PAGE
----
Dry Skin Foot Cream
For most people, dry skin on the feet is an inconvenience easily remedied by the use of an effective foot cream. Severe dry skin, the kind that results in cracked heels or rashes, may indicate a medical condition and require a dermatologist's help. If you are a diabetic, foot care is especially important and should be discussed with your physician.
Most creams treat dry skin by creating a barrier that prevents the evaporation of moisture from the skin. Northwestern Health Sciences University recommends choosing a moisturizer with a high oil content. The greater the amount of oil in a cream, the more moisture that cream will help your skin retain.
According to the University of Iowa Hospitals and Clinics, creams are a more popular choice than ointments to treat dry skin because they are fully absorbed by the skin and do not leave an oily or greasy residue. Some commonly available brands recommended by the University of Iowa include Eucerin®, Cetaphil®, Nutraderm® and Nivea®. Use caution to prevent slipping when applying any cream to the feet.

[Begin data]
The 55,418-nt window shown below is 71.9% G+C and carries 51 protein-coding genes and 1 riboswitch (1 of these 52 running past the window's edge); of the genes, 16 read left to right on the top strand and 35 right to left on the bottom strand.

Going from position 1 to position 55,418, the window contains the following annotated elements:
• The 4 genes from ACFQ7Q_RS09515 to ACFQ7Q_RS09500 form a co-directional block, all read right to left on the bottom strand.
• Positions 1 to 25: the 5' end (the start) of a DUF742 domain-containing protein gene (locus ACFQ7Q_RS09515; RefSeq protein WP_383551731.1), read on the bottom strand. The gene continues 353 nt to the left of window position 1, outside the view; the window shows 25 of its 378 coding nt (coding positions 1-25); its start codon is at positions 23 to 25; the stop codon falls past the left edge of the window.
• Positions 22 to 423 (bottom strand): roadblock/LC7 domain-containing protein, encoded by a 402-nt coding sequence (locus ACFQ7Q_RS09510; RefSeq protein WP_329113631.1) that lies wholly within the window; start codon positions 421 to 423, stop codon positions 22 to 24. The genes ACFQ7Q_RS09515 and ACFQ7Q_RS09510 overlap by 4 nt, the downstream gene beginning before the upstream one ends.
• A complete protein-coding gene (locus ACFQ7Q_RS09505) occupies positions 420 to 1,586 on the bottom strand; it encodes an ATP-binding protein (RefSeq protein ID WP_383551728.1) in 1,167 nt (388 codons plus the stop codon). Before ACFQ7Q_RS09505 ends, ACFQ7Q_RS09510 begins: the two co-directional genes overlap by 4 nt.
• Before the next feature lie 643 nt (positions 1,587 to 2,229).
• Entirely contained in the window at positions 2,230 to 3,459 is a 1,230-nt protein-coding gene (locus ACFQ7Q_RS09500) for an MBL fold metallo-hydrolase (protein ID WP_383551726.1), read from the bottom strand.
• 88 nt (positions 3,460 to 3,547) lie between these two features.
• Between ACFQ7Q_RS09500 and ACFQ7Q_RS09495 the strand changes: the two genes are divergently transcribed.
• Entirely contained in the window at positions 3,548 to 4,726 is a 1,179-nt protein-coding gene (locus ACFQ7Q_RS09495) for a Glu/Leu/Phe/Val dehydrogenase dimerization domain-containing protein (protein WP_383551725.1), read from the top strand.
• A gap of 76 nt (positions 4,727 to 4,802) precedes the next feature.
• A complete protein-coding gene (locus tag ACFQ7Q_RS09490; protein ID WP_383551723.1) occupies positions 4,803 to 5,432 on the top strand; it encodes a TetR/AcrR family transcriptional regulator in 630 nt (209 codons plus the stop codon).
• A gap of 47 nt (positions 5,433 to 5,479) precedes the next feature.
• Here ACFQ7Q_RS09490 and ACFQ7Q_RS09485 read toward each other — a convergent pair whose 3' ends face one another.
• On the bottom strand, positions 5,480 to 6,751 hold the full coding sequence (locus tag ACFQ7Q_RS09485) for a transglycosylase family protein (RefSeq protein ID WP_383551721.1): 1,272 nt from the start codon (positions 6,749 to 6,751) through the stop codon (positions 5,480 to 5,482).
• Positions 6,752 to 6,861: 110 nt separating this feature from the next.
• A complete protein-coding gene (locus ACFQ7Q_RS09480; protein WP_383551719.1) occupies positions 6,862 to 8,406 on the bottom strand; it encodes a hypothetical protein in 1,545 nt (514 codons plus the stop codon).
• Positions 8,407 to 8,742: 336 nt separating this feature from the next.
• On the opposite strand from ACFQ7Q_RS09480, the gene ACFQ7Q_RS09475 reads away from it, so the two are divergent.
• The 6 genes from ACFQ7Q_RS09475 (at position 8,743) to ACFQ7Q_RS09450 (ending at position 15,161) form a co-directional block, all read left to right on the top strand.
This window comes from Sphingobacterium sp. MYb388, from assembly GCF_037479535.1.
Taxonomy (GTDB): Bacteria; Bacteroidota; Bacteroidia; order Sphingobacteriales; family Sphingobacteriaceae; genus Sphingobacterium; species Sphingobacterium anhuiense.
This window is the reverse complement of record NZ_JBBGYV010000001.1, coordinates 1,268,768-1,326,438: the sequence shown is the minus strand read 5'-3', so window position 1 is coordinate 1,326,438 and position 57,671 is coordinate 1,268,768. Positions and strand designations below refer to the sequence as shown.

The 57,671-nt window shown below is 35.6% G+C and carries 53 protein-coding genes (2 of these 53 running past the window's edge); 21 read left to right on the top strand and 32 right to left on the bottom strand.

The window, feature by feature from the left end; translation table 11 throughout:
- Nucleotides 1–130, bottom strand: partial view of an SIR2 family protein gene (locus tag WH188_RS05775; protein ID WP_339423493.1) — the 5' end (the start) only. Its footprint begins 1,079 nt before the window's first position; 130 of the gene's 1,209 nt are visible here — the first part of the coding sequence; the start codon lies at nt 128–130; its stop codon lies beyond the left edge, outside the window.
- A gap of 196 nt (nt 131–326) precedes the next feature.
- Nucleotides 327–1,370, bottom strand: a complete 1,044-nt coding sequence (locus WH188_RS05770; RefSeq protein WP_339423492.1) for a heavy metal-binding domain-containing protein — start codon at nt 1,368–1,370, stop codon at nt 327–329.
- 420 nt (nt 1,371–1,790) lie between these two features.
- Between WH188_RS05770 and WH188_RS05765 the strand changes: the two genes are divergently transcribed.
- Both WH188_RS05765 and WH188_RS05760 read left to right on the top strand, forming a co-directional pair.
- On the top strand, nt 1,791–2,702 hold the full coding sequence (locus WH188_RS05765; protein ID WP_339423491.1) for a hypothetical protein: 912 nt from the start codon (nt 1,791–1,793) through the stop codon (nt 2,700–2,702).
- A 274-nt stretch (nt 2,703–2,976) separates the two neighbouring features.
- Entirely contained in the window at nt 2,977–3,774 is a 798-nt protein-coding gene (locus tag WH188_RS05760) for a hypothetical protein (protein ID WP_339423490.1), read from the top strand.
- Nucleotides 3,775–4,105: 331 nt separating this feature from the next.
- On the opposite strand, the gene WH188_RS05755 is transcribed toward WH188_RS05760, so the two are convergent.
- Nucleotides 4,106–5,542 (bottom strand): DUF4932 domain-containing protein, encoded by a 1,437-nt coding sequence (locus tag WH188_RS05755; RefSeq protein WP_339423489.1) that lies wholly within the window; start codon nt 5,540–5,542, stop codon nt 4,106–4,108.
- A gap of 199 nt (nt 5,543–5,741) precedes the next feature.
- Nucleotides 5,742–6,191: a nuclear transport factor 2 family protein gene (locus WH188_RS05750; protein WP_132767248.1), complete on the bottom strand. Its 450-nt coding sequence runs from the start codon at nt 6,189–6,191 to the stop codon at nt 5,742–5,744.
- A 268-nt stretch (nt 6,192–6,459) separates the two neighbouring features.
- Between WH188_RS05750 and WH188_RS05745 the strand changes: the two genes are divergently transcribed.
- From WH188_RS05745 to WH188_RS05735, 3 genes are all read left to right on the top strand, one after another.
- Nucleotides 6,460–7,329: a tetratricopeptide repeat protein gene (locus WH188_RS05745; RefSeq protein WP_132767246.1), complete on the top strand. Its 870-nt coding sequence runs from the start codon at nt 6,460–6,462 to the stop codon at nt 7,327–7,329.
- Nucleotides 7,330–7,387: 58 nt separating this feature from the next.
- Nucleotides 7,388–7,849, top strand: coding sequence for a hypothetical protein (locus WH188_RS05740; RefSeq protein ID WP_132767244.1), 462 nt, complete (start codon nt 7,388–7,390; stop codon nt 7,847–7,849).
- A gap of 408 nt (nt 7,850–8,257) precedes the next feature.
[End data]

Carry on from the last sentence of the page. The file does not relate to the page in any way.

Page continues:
Some foot creams contain chemicals such as lactic acid that help the skin shed dry outer layers to reveal healthier skin underneath through a process called exfoliation. These products are often prescribed when the skin on the feet is dry and scaly. If you are prescribed this type of foot cream, Drugs.com cautions against using the cream on your face or applying it to broken skin. You should also avoid sun exposure and follow your doctor's instructions carefully when using this type of product.
If you have diabetes, your feet require special care. Foot cream can help relieve the discomfort of dry skin and keep your skin healthy and pliable. After washing your feet with a mild soap, dry your feet carefully, especially between the toes. Apply foot cream only to the tops and bottoms of your feet, and not between the toes. The Centers for Disease Control (CDC) cautions that applying foot cream between the toes can create a moist environment that can lead to the growth of bacteria and an infection. If you have diabetes, ask your podiatrist or physician to recommend a foot cream that is right for you.
If your dry skin does not respond to an over-the-counter foot cream, talk to your doctor. You may need a stronger, prescription product, or you could have an underlying medical condition that requires treatment. Psoriasis and dermatitis, for example, can cause dry skin on the feet and lead to cracked heels.
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